This book presents a lively debate surrounding the professionalization of leadership. With contributions from both sides of the argument, it considers the historical overview of leadership and management as a profession, questions what constitutes a profession, and critically addresses the practicality of professionalizing leadership. With a range of perspectives including political philosophy, behavioral professionalism and management history, the book intends to facilitate further discussion on the issues at stake. With a number of education programs beginning to focus on the art and practice of leading people, this debate is particularly timely.
In the past decade, several studies have examined the effects of transcranial direct current stimulation (tDCS) on long-term episodic memory formation and retrieval. These studies yielded conflicting results, likely due to differences in stimulation parameters, experimental design and outcome measures.
In this work we aimed to assess the robustness of tDCS effects on long-term episodic memory using a meta-analytical approach.
We conducted four meta-analyses to analyse the effects of anodal and cathodal tDCS on memory accuracy and response times. We also used a moderator analysis to examine whether the size of tDCS effects varied as a function of specific stimulation parameters and experimental conditions.
Although all selected studies reported a significant effect of tDCS in at least one condition in the published paper, the results of the four meta-analyses showed only statistically non-significant close-to-zero effects. A moderator analysis suggested that for anodal tDCS, the duration of the stimulation and the task used to probe memory moderated the effectiveness of tDCS. For cathodal tDCS, site of stimulation was a significant moderator, although this result was based on only a few observations.
To warrant theoretical advancement and practical implications, more rigorous research is needed to fully understand whether tDCS reliably modulates episodic memory, and the specific circumstances under which this modulation does, and does not, occur.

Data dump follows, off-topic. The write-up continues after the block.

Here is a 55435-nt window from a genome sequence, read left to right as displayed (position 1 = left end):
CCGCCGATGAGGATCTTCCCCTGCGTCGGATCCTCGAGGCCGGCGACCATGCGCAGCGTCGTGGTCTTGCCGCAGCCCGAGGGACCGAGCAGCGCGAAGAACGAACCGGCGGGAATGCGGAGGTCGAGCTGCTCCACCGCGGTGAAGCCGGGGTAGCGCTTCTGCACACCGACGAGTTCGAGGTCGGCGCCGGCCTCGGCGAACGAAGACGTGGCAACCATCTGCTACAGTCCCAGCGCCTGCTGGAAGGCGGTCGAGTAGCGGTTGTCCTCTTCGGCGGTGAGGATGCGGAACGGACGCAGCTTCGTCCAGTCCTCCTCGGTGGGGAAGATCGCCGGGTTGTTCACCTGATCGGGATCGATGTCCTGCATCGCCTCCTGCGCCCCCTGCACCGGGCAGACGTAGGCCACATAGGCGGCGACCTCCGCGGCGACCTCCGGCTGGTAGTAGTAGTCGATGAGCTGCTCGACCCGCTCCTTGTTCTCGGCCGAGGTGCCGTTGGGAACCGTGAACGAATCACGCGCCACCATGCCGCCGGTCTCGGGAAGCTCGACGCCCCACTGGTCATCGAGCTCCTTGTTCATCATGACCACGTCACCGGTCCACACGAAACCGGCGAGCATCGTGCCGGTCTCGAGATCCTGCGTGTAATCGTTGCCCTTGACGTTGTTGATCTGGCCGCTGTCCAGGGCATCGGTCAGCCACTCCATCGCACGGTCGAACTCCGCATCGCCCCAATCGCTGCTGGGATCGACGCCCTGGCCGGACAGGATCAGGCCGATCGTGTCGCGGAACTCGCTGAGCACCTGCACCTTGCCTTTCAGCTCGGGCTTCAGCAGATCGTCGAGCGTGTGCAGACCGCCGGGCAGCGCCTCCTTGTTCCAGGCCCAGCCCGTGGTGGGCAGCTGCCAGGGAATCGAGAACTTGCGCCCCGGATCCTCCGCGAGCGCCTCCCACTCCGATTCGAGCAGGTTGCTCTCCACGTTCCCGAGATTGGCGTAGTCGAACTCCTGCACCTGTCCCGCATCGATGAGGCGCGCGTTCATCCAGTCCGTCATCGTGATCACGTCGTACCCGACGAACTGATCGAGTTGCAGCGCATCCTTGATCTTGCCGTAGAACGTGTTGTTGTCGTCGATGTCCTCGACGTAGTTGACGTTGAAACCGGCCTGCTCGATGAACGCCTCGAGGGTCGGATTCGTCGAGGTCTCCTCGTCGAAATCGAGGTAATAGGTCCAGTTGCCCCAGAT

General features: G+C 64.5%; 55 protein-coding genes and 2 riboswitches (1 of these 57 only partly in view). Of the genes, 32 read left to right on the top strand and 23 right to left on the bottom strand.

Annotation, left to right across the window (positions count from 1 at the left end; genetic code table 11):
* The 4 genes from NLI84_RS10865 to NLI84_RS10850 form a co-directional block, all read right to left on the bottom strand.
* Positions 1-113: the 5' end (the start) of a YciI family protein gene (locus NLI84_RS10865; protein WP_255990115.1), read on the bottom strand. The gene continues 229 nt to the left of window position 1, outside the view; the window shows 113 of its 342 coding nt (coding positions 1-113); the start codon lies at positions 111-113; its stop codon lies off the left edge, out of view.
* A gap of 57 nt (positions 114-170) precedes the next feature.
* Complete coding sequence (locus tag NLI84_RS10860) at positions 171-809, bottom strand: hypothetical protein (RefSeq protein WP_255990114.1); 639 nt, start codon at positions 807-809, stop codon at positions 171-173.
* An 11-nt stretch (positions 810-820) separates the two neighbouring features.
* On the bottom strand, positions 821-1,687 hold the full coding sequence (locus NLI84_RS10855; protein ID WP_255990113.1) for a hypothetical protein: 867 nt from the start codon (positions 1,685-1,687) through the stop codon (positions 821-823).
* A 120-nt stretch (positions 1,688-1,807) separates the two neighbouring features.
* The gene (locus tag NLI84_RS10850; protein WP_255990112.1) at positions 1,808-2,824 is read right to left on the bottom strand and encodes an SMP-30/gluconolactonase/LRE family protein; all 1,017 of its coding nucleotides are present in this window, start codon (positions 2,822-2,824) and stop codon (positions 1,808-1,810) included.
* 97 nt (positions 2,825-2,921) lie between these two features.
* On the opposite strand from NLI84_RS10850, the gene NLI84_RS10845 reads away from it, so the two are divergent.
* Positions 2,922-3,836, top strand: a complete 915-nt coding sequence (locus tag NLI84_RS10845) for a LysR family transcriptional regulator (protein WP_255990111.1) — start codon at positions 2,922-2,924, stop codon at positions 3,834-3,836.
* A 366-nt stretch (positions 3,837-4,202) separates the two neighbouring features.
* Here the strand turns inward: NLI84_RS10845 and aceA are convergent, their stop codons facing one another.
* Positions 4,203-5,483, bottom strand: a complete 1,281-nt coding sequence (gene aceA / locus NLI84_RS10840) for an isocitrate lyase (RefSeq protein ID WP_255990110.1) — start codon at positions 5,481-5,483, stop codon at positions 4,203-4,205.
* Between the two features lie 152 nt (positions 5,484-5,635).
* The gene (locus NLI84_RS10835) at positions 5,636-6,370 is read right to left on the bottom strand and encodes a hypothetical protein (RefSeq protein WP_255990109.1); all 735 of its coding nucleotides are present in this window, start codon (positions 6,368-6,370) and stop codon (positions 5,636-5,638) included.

Transcranial direct current stimulation (tDCS) is a promising tool for modulation of learning and memory, allowing to transiently change cortical excitability of specific brain regions with physiological and behavioral outcomes. A detailed exploration of factors that can moderate tDCS effects on episodic long-term memory (LTM) is of high interest due to the clinical potential for patients with traumatic or pathological memory deficits and with cognitive impairments. This commentary discusses findings by Marián et al. (2018) recently published in Cortex within a broad context of brain stimulation in memory research.
We applied transcranial alternating current stimulation (tACS) to the primary motor cortex (M1) at different frequencies during an index-thumb pinch-grip observation task. To estimate changes in the corticospinal output, we used the size of motor evoked potentials (MEPs) obtained by transcranial magnetic stimulation (TMS) of M1 using an online MRI-guided simultaneous TMS-tACS approach. The results of the beta-tACS confirm a non-selective increase in corticospinal excitability in subjects at rest; an increase was observed for both of the tested hand muscles, the first dorsal interosseous (FDI) and the abductor digiti minimi (ADM). However, during action observation of the pinch-grip movement, the increase of corticospinal excitability was only observed for the prime mover FDI muscle and took place during alpha-tACS, while gamma-tACS affected both the FDI and control muscle (ADM) responses. These phenomena likely reflect the hypothesis that the mu and gamma rhythms specifically index the downstream modulation of primary sensorimotor areas by engaging mirror neuron activity. The current neuromodulation approach confirms that tACS can be used to induce neurophysiologically detectable state-dependent enhancement effects, even in complex motor-cognitive tasks